Israeli archaeologists have found an ancient comb dating back some 3,700 years and bearing what is likely the oldest known full sentence in Canaanite alphabetical script, experts have said.
The inscription encourages people to comb their hair and beards to rid themselves of lice.
The sentence contains 17 letters that read: “May this tusk root out the lice of the hair and the beard.”
Experts say the discovery shines new light on some of humanity’s earliest use of the Canaanite alphabet, invented around 1800 BC and the foundation of the all successive alphabetic systems, such as Hebrew, Arabic, Greek, Latin and Cyrillic.
The topic indicates that people had trouble with lice in everyday life during the time – and archaeologists say they have even found microscopic evidence of head lice on the comb.
The lead researcher, Hebrew University archaeologist Yosef Garfinkel, told The Associated Press that while many artefacts bearing the Canaanite script have been found over the years, this is the first complete sentence to be discovered.
Mr Garfinkel said previous findings of just a few letters, maybe a word here and there, did not leave much room for further research on the lives on the Canaanites.
“We didn’t have enough material,” he said.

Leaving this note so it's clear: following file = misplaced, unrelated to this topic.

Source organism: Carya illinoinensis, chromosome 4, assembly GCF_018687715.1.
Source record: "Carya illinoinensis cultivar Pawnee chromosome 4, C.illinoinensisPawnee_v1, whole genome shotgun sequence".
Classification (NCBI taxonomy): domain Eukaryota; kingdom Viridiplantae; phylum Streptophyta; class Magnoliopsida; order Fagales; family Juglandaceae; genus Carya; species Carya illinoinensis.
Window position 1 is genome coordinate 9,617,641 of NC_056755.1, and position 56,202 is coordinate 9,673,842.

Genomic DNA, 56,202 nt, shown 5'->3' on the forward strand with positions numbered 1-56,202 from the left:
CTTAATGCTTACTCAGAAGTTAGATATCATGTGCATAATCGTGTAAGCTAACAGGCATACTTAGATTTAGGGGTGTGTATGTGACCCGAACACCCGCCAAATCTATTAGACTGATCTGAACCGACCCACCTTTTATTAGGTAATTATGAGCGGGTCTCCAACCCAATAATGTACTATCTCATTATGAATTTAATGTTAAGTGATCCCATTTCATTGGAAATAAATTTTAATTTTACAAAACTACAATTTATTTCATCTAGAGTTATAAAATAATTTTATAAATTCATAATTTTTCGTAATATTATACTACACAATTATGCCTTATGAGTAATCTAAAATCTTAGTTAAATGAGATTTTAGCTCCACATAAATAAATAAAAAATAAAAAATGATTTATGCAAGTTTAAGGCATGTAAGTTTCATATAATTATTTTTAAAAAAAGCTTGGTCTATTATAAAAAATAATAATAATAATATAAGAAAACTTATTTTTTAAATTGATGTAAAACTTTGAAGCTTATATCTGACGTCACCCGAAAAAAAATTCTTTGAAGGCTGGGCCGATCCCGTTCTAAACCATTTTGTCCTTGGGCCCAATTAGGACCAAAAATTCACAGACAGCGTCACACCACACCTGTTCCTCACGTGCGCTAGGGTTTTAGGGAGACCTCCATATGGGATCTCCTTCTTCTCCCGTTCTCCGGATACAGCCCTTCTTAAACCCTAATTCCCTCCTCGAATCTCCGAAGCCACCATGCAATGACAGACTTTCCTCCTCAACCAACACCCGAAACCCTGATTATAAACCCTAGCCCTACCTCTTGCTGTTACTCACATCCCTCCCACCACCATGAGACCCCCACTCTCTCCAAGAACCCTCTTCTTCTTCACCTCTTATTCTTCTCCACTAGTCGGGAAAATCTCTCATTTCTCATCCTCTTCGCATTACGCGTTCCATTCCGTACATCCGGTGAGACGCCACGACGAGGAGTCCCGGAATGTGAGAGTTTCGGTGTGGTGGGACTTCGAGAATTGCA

The find also opens up room for debate about the ancient era, Mr Garfinkel added. The fact that the sentence was found on an ivory comb in the ancient city’s palace and temple district, coupled with the mentioning of the beard, could indicate that only wealthy men were able to read and write.
“It is a very human text,” Garfinkel said. “It shows us that people didn’t really change, and lice didn’t really change.”
Finding a complete sentence would further indicate that Canaanites stood out among early civilisations in their use of the written word. “It shows that even in the most ancient phase there were full sentences,” Mr Garfinkel added.
He said experts dated the script to 1700 BC by comparing it to the archaic Canaanite alphabet previously found in Egypt’s Sinai desert, dating back to between 1900 BC and 1700 BC.
But the Tel Lachish comb was found in a much later archaeological context, and carbon dating failed to determine its exact age, the article notes.
Austrian archaeologist Felix Hoflmayer, an expert on the period who was not part of the publication, said this method of dating was not definitive.
“There are just not enough securely dated early alphabetic inscriptions currently known,” he said.
Nonetheless, he added the discovery was highly significant, and will help solidify Tel Lachish as a centre of the early alphabet development.
“Seventeen letters preserved on a single object is definitely remarkable,” Mr Hoflmayer said.